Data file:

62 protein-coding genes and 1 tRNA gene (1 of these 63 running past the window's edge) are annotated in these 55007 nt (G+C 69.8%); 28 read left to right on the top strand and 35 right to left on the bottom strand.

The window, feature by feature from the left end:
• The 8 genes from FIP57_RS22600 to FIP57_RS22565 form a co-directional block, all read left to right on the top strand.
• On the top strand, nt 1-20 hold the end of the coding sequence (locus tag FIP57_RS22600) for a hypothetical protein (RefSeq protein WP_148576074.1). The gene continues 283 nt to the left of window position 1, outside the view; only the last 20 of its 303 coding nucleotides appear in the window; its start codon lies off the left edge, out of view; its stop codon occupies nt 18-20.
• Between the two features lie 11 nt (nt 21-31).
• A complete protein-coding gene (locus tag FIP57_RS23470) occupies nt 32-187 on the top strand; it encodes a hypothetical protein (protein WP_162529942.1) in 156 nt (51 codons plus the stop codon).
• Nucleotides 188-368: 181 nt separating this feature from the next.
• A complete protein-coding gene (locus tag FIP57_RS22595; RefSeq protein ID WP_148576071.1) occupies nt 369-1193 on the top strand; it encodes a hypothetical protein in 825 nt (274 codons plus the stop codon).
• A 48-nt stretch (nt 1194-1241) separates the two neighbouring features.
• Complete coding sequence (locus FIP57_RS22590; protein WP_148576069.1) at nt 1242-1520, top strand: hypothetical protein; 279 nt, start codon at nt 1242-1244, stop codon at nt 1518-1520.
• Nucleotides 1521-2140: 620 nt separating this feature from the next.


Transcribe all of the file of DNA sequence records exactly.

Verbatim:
62 protein-coding genes and 1 tRNA gene (1 of these 63 running past the window's edge) are annotated in these 55007 nt (G+C 69.8%); 28 read left to right on the top strand and 35 right to left on the bottom strand.

The window, feature by feature from the left end:
• The 8 genes from FIP57_RS22600 to FIP57_RS22565 form a co-directional block, all read left to right on the top strand.
• On the top strand, nt 1-20 hold the end of the coding sequence (locus tag FIP57_RS22600) for a hypothetical protein (RefSeq protein WP_148576074.1). The gene continues 283 nt to the left of window position 1, outside the view; only the last 20 of its 303 coding nucleotides appear in the window; its start codon lies off the left edge, out of view; its stop codon occupies nt 18-20.
• Between the two features lie 11 nt (nt 21-31).
• A complete protein-coding gene (locus tag FIP57_RS23470) occupies nt 32-187 on the top strand; it encodes a hypothetical protein (protein WP_162529942.1) in 156 nt (51 codons plus the stop codon).
• Nucleotides 188-368: 181 nt separating this feature from the next.
• A complete protein-coding gene (locus tag FIP57_RS22595; RefSeq protein ID WP_148576071.1) occupies nt 369-1193 on the top strand; it encodes a hypothetical protein in 825 nt (274 codons plus the stop codon).
• A 48-nt stretch (nt 1194-1241) separates the two neighbouring features.
• Complete coding sequence (locus FIP57_RS22590; protein WP_148576069.1) at nt 1242-1520, top strand: hypothetical protein; 279 nt, start codon at nt 1242-1244, stop codon at nt 1518-1520.
• Nucleotides 1521-2140: 620 nt separating this feature from the next.